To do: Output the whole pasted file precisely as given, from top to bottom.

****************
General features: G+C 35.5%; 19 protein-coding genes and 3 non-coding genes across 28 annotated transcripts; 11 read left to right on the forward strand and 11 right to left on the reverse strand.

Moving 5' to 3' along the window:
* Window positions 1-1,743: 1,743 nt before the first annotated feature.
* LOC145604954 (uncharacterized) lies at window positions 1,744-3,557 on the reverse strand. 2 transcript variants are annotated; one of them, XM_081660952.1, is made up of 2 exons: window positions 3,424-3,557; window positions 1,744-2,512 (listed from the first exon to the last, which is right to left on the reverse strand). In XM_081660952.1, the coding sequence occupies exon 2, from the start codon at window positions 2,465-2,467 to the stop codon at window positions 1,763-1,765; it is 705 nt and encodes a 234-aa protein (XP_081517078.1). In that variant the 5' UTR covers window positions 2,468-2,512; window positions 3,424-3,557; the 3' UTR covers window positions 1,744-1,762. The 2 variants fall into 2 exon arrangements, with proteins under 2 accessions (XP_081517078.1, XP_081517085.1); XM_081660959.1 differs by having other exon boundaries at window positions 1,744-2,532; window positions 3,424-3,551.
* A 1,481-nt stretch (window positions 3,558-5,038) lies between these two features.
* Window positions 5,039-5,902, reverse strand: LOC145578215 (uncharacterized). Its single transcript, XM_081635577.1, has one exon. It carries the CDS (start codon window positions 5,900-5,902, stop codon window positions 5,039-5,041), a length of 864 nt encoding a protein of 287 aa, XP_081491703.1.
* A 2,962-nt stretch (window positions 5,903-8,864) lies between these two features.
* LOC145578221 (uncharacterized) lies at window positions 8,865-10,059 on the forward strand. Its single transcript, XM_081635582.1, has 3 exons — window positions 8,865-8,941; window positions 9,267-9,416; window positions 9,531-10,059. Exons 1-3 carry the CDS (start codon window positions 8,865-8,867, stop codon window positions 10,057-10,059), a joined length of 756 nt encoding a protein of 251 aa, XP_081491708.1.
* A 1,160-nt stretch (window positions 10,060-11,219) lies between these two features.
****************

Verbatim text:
General features: G+C 35.5%; 19 protein-coding genes and 3 non-coding genes across 28 annotated transcripts; 11 read left to right on the forward strand and 11 right to left on the reverse strand.

Moving 5' to 3' along the window:
* Window positions 1-1,743: 1,743 nt before the first annotated feature.
* LOC145604954 (uncharacterized) lies at window positions 1,744-3,557 on the reverse strand. 2 transcript variants are annotated; one of them, XM_081660952.1, is made up of 2 exons: window positions 3,424-3,557; window positions 1,744-2,512 (listed from the first exon to the last, which is right to left on the reverse strand). In XM_081660952.1, the coding sequence occupies exon 2, from the start codon at window positions 2,465-2,467 to the stop codon at window positions 1,763-1,765; it is 705 nt and encodes a 234-aa protein (XP_081517078.1). In that variant the 5' UTR covers window positions 2,468-2,512; window positions 3,424-3,557; the 3' UTR covers window positions 1,744-1,762. The 2 variants fall into 2 exon arrangements, with proteins under 2 accessions (XP_081517078.1, XP_081517085.1); XM_081660959.1 differs by having other exon boundaries at window positions 1,744-2,532; window positions 3,424-3,551.
* A 1,481-nt stretch (window positions 3,558-5,038) lies between these two features.
* Window positions 5,039-5,902, reverse strand: LOC145578215 (uncharacterized). Its single transcript, XM_081635577.1, has one exon. It carries the CDS (start codon window positions 5,900-5,902, stop codon window positions 5,039-5,041), a length of 864 nt encoding a protein of 287 aa, XP_081491703.1.
* A 2,962-nt stretch (window positions 5,903-8,864) lies between these two features.
* LOC145578221 (uncharacterized) lies at window positions 8,865-10,059 on the forward strand. Its single transcript, XM_081635582.1, has 3 exons — window positions 8,865-8,941; window positions 9,267-9,416; window positions 9,531-10,059. Exons 1-3 carry the CDS (start codon window positions 8,865-8,867, stop codon window positions 10,057-10,059), a joined length of 756 nt encoding a protein of 251 aa, XP_081491708.1.
* A 1,160-nt stretch (window positions 10,060-11,219) lies between these two features.